WASHINGTON, D.C. — Congress just wrapped up its least productive year since the Great Depression, passing just 27 bills that were signed into law. Of those 27, one law created a commemorative coin and two renamed medical centers.

What You Need To Know

  • In 2023, Congress passed the fewest bills that were signed into law than any year since 1931

  • Democrats and Republicans in both chambers blamed each other for the lack of legislation passed

  • Prospects remain dim for more legislation next year amid partisanship, intraparty fighting and politics of an election year

The term “Do Nothing Congress” was famously coined by former President Harry S. Truman in 1948. That year, however, Congress passed 511 bills that were signed into law. For comparison, the last 10 Congresses averaged 391 bills signed into law per term.

Instead, the House was consumed with controversy and fighting.

In January, Rep. Kevin McCarthy, R-Ca., underwent a bruising race for Speaker of the House that took 15 ballots to secure the position. He then became the first Speaker in history to be removed from the position by a motion to vacate in October. A divided Republican Caucus debated for three weeks and nominated three other candidates before electing Rep. Mike Johnson, R-La., as the new House Speaker.

In 2023, the House censured three of its own members: Rep. Adam Schiff, D-Ca., in June, Rep. Rashida Tlaib, D-Mich., in November, and Rep. Jamaal Bowman, D-N.Y., in December.

The House in December also voted to formalize an impeachment inquiry of President Joe Biden.

House Democrats blamed the Republican majority for the lack of legislation signed into law.

“They’ve been at this for almost a year, the Republican Conference. It’s clearly a dysfunctional group. They can’t govern. They’re not being serious about this moment,” said Rep. Greg Landsman, D-Ohio.

House Republicans blamed the Democrat-controlled Senate for not taking up bills that did pass the House, such as the Energy and Water Development and Related Agencies Appropriations Act of 2024.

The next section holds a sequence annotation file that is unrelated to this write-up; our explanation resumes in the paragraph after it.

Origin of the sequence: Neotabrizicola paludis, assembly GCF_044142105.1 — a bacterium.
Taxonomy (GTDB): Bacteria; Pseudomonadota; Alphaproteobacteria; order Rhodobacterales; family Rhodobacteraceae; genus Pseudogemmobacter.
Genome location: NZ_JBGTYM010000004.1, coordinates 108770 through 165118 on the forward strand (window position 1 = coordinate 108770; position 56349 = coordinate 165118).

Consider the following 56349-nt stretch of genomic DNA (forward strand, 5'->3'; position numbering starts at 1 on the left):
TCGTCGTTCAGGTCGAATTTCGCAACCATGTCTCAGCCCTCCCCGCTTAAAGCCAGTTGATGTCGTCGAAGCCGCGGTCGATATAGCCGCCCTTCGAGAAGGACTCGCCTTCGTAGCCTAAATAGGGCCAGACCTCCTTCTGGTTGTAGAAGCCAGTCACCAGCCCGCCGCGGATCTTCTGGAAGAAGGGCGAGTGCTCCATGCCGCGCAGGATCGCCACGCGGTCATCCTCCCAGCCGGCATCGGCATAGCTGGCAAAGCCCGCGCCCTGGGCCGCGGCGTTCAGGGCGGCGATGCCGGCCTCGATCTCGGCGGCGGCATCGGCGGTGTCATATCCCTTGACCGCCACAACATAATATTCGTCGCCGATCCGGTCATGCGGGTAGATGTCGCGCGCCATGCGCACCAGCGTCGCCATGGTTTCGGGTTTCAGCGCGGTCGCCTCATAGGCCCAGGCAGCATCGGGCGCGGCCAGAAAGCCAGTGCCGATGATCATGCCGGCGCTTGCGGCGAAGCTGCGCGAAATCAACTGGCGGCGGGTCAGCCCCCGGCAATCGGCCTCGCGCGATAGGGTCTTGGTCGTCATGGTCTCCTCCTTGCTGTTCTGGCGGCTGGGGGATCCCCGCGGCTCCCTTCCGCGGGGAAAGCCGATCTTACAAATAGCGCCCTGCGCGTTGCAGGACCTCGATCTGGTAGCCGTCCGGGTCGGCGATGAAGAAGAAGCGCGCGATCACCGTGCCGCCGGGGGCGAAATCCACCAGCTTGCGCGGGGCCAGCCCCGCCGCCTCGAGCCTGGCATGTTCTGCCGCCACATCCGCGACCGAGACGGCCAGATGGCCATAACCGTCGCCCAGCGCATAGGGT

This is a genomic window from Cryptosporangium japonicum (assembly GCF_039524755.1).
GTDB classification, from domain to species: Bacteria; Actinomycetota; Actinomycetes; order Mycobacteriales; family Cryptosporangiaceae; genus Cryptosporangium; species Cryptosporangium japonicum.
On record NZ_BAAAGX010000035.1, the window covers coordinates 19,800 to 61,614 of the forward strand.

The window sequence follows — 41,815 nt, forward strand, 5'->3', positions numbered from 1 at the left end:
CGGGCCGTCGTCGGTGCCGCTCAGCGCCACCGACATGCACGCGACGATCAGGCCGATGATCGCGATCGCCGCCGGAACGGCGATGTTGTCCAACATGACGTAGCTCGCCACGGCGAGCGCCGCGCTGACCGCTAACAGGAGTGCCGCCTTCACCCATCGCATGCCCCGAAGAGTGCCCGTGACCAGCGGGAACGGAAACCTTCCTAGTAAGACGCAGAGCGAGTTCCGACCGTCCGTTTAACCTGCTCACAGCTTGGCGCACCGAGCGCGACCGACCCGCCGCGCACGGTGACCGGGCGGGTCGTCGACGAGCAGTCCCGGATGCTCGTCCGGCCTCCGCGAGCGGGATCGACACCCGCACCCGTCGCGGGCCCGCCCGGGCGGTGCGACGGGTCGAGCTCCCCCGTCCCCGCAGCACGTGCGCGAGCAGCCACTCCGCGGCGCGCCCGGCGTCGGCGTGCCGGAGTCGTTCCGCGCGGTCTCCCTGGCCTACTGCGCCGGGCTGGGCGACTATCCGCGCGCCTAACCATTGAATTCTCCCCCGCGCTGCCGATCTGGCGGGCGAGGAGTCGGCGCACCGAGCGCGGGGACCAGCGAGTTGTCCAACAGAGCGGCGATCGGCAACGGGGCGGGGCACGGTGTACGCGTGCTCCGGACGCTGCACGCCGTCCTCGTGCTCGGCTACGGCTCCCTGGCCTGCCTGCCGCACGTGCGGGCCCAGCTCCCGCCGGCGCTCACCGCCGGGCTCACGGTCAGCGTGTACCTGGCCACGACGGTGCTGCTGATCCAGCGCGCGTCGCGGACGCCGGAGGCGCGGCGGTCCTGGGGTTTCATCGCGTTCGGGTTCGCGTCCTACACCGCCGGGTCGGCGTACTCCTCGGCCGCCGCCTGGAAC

“What we did is pass a bill to make it easier to produce energy in America, to lower costs for families. We passed that bill over to the Senate. They refused to even take it up because Chuck Schumer and Joe Biden want families to pay more at the pump,” House Minority Leader Steve Scalise, R-La., said at a press conference on Dec. 14.

The House in fact held 724 votes this year. However, a majority of the bills passed along party lines with only Republican support, all but guaranteeing they would go nowhere in the Senate.

“The House hasn’t done its job. It’s been playing games. It’s what people don’t like about this town,” said Sen. Sherrod Brown, D-Ohio. “All year the House didn’t choose its speakers, they’ve been fighting with each other. Their egos are out of control. They’re acting like kids and they’re not doing their job.”

Even Republicans have vented their frustration at the snail speed of legislation.

“One thing! I want my Republican colleagues to give me one thing, one that I can go campaign on and say we did,” Rep. Chip Roy, R-Tx., remarked on Nov. 15.

Congress headed home for the holidays without passing an emergency funding package for Ukraine and Israel, or a federal budget for next year.

2024 doesn’t look much more promising for congressional productivity. A fierce partisanship, intra-party fighting, slim majorities in the both the House and Senate and the politics of an election year pose barriers to enacting legislation.